Omicron-targeted vaccine ‘less than two weeks’ away: Quebec health director

Canadians are still awaiting government approval of an Omicron-specific COVID-19 booster shot — but one provincial health official is hinting the wait could soon be over.

Quebec’s health director Dr. Luc Boileau said Wednesday that the bivalent vaccine should be available for Quebecers in less than two weeks and would immediately replace older-generation vaccines once it becomes available.

“It will be simple: when the new vaccine arrives, we will not use up the existing stocks we have of current vaccines,” Boileau said. “We’ll just move on.”

The comments come before Health Canada has publicly revealed any timeline on when the new shots could be approved. The Canadian Press reports they reached out to the federal agency for comment on Wednesday but they were not available to respond.


The proposed bivalent vaccines are designed to recognize specific mutations in the spike protein of the Omicron BA. 1 subvariant. The shots target both the original strain of COVID-19 and the Omicron variant.

Moderna revealed this week it will supply Canada with 12 million doses of its Omicron-targeted COVID-19 vaccine when it gets approved by Health Canada.

The company’s trial data showed that when given as a fourth dose, its variant-adapted booster raised antibodies by eight-fold against Omicron. The National Advisory Committee on Immunization (NACI) has said the early data is looking good, saying “Moderna’s vaccine demonstrates superior antibody response against Omicron.”

A supply deal signed last year between Moderna and the federal government allows for access to new vaccine adaptations.

Pfizer also has an Omicron-specific vaccine being reviewed by Health Canada and those boosters are expected to be approved and ready for arms sometime in the fall.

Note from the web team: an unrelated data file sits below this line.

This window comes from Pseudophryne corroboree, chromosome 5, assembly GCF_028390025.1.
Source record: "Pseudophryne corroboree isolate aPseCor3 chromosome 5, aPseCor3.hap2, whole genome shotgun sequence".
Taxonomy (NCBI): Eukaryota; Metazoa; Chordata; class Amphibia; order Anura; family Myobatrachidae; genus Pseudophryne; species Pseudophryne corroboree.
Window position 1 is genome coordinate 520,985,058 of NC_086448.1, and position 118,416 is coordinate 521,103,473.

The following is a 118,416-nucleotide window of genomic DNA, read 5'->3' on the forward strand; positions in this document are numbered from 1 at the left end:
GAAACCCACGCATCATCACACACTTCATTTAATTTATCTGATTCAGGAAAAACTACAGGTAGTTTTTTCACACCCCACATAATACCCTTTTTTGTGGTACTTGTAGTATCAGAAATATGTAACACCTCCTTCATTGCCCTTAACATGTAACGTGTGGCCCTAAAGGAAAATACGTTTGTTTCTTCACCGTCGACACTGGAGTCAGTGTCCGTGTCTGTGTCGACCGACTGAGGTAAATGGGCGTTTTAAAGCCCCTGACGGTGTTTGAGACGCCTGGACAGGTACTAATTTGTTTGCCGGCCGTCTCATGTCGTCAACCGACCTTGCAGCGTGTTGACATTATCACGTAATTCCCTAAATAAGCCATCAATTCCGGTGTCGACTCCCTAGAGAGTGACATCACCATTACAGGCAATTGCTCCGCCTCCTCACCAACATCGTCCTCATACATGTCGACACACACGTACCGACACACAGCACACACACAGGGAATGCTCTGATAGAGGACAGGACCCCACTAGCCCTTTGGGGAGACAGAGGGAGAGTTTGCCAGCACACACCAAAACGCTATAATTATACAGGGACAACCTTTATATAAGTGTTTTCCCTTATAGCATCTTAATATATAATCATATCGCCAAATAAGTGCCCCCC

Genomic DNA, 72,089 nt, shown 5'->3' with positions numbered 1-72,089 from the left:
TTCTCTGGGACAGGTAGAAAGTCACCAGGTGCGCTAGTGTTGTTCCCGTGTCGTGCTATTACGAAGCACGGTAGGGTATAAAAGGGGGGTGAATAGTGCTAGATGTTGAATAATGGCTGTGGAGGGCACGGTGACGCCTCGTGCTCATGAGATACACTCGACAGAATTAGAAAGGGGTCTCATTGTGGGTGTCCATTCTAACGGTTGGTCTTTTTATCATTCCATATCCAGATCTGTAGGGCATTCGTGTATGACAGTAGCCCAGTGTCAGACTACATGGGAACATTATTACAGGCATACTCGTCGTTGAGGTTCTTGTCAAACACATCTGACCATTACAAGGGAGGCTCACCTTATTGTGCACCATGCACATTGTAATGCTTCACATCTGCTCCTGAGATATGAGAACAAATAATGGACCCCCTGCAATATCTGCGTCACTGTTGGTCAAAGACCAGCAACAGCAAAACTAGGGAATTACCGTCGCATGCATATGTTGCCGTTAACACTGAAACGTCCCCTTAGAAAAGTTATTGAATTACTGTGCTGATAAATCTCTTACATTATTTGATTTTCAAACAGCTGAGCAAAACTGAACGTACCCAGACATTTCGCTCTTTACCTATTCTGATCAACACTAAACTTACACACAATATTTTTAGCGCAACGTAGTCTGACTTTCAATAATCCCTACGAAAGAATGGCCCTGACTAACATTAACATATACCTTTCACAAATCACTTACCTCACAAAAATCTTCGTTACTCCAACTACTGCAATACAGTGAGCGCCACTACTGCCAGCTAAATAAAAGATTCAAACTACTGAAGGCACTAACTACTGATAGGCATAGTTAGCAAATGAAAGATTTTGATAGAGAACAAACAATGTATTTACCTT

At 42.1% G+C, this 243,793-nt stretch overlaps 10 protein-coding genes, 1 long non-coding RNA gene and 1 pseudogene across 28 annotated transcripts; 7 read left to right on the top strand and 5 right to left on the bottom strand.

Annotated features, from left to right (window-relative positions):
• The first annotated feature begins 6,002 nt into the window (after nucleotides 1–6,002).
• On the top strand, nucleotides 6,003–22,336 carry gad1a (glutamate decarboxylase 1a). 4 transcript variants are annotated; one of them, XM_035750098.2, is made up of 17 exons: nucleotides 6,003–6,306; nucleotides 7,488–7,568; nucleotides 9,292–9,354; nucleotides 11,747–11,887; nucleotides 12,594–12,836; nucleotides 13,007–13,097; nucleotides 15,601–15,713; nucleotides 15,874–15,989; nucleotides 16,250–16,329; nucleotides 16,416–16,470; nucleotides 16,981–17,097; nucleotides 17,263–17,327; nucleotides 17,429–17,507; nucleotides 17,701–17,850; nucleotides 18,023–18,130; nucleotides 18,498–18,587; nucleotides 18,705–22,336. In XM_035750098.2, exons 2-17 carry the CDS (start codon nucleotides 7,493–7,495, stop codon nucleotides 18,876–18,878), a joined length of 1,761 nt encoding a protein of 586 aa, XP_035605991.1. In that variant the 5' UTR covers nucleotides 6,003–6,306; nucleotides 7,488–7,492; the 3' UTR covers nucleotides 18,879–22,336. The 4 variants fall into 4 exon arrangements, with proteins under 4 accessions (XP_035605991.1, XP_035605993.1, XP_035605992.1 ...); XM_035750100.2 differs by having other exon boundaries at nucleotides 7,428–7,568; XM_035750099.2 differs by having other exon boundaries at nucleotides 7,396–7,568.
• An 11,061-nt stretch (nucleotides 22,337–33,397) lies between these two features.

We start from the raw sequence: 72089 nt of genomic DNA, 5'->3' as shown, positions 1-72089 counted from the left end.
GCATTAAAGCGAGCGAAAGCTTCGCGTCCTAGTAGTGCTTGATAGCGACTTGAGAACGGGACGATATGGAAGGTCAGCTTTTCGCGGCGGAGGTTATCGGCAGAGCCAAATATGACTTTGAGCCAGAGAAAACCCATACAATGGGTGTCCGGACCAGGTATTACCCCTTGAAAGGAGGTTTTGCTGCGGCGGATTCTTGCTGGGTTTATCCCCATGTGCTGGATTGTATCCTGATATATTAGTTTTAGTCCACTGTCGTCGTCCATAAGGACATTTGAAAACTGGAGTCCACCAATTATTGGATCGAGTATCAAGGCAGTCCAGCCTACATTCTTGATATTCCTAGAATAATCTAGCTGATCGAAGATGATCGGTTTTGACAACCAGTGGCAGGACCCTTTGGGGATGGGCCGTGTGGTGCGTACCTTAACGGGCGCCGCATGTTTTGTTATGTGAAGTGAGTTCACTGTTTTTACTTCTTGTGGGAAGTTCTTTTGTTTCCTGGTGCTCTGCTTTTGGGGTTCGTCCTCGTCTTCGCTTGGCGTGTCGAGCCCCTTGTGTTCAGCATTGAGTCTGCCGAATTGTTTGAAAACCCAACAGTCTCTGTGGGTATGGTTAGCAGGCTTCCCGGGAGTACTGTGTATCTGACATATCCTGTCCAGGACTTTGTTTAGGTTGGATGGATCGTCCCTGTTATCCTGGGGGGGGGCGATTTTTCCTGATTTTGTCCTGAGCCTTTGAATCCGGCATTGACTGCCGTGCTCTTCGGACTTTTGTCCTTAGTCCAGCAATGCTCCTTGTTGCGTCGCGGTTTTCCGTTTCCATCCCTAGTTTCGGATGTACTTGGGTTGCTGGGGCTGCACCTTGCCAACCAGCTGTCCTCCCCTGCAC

The United Kingdom approved the shot last week, becoming the first country in the world to authorize a shot that protects against two different variants.

Officials hope Omicron jab will increase booster uptake

NACI says they are hopeful the approval of the “bivalent” shots will improve uptake of boosters for Canadians, which has fallen off since early 2022.

In Ontario, residents need to be at least three months removed from their previous booster to be eligible for the next shot. Meaning anyone who gets a shot now will need to would need to wait several months should the Omicron-targeted vaccine be approved in the coming weeks.

In addition, the province recommends an interval of five months, or 140 days, between doses, despite the minimum interval being only 84 days.

Ontario opened up bookings for a second COVID booster to all adults in July, at the time the province’s top doctor noted people who don’t have underlying health conditions could choose to wait for the fall when vaccines specifically targeting the Omicron variant may become available.

Boileau also said Wednesday that Quebec is advancing the schedule for booster doses, allowing residents as young as 18 to book appointments immediately. All Quebecers 18 and over are eligible for a booster if it’s been at least five months since their last dose — or three months since their last COVID-19 infection.

Recent data from Health Canada shows more than 40 per cent of Canadians have yet to receive a third dose.

With files from The Canadian Press

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